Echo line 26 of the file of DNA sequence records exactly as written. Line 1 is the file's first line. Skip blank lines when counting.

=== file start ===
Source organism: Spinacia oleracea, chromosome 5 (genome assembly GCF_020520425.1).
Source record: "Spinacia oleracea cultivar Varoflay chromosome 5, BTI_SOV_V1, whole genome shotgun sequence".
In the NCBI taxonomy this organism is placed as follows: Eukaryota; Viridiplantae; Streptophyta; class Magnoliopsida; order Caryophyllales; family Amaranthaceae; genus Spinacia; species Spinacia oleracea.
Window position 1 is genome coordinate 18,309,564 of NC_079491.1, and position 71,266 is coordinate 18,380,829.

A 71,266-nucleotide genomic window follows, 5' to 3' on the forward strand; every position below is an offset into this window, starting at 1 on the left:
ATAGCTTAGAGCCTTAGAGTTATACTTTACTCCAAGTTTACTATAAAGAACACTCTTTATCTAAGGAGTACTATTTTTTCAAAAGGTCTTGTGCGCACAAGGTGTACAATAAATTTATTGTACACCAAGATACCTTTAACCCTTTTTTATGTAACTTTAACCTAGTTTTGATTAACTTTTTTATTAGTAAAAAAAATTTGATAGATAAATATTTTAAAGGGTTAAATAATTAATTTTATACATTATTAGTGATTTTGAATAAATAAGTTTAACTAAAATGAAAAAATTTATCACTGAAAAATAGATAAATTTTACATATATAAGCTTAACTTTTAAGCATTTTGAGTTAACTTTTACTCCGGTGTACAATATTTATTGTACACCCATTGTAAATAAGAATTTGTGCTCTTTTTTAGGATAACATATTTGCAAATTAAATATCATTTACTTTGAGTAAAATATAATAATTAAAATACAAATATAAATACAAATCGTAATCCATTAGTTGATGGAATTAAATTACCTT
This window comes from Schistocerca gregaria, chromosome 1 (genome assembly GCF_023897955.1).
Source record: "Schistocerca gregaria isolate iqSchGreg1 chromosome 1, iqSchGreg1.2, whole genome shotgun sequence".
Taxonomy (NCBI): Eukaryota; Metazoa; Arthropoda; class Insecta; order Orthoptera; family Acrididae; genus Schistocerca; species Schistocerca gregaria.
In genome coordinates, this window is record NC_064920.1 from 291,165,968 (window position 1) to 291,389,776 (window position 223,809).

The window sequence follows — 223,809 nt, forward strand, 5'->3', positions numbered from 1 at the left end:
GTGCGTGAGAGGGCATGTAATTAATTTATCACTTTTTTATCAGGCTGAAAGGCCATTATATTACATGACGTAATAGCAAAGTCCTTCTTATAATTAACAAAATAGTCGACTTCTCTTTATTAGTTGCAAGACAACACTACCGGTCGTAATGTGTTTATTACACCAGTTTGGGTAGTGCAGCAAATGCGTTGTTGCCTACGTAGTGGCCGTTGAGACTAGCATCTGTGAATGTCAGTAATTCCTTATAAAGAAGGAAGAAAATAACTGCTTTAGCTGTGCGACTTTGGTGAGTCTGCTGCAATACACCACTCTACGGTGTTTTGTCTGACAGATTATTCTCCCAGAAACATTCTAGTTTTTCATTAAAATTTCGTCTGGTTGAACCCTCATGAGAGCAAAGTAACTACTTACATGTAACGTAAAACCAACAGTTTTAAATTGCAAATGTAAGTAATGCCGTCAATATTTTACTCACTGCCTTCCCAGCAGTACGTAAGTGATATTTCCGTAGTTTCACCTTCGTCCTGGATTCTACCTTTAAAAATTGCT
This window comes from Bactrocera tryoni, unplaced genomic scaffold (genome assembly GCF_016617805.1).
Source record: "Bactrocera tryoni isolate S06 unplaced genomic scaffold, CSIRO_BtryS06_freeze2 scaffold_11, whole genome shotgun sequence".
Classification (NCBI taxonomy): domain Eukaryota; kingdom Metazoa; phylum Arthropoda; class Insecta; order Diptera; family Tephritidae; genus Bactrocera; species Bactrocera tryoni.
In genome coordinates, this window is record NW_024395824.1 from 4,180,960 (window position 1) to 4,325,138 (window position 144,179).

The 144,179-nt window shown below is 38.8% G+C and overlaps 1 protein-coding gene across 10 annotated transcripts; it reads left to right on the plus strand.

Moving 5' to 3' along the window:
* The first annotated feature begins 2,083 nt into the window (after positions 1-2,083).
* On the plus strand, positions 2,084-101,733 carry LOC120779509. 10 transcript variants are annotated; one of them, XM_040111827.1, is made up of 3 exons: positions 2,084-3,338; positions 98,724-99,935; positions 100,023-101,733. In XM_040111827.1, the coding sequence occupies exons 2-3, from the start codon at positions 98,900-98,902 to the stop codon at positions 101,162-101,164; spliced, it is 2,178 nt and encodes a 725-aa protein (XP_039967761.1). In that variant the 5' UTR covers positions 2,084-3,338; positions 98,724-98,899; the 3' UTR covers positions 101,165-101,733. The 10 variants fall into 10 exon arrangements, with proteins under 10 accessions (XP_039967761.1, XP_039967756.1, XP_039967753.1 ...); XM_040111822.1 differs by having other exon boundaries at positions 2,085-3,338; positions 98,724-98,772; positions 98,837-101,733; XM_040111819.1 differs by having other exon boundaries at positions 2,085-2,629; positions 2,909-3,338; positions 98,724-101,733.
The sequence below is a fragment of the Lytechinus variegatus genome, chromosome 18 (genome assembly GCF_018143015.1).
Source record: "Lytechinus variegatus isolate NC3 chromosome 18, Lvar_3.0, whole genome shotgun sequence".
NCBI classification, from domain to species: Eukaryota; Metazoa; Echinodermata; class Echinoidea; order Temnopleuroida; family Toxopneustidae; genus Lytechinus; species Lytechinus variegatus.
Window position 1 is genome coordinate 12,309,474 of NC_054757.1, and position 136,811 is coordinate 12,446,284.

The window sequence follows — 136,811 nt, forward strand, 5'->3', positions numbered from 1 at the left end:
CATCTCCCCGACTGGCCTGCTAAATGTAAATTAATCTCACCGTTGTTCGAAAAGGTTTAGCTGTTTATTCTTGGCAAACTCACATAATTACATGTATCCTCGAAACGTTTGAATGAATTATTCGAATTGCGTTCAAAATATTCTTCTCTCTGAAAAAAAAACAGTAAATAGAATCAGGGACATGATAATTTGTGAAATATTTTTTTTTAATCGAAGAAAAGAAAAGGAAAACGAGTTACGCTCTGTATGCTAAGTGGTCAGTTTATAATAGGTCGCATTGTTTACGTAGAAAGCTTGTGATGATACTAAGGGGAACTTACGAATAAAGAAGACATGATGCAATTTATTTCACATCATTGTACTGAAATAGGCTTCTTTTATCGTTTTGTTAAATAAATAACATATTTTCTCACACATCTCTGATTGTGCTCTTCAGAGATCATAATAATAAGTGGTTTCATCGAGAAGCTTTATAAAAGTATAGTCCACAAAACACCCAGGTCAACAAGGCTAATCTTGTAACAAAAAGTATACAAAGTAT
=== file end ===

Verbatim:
CATCTCCCCGACTGGCCTGCTAAATGTAAATTAATCTCACCGTTGTTCGAAAAGGTTTAGCTGTTTATTCTTGGCAAACTCACATAATTACATGTATCCTCGAAACGTTTGAATGAATTATTCGAATTGCGTTCAAAATATTCTTCTCTCTGAAAAAAAAACAGTAAATAGAATCAGGGACATGATAATTTGTGAAATATTTTTTTTTAATCGAAGAAAAGAAAAGGAAAACGAGTTACGCTCTGTATGCTAAGTGGTCAGTTTATAATAGGTCGCATTGTTTACGTAGAAAGCTTGTGATGATACTAAGGGGAACTTACGAATAAAGAAGACATGATGCAATTTATTTCACATCATTGTACTGAAATAGGCTTCTTTTATCGTTTTGTTAAATAAATAACATATTTTCTCACACATCTCTGATTGTGCTCTTCAGAGATCATAATAATAAGTGGTTTCATCGAGAAGCTTTATAAAAGTATAGTCCACAAAACACCCAGGTCAACAAGGCTAATCTTGTAACAAAAAGTATACAAAGTAT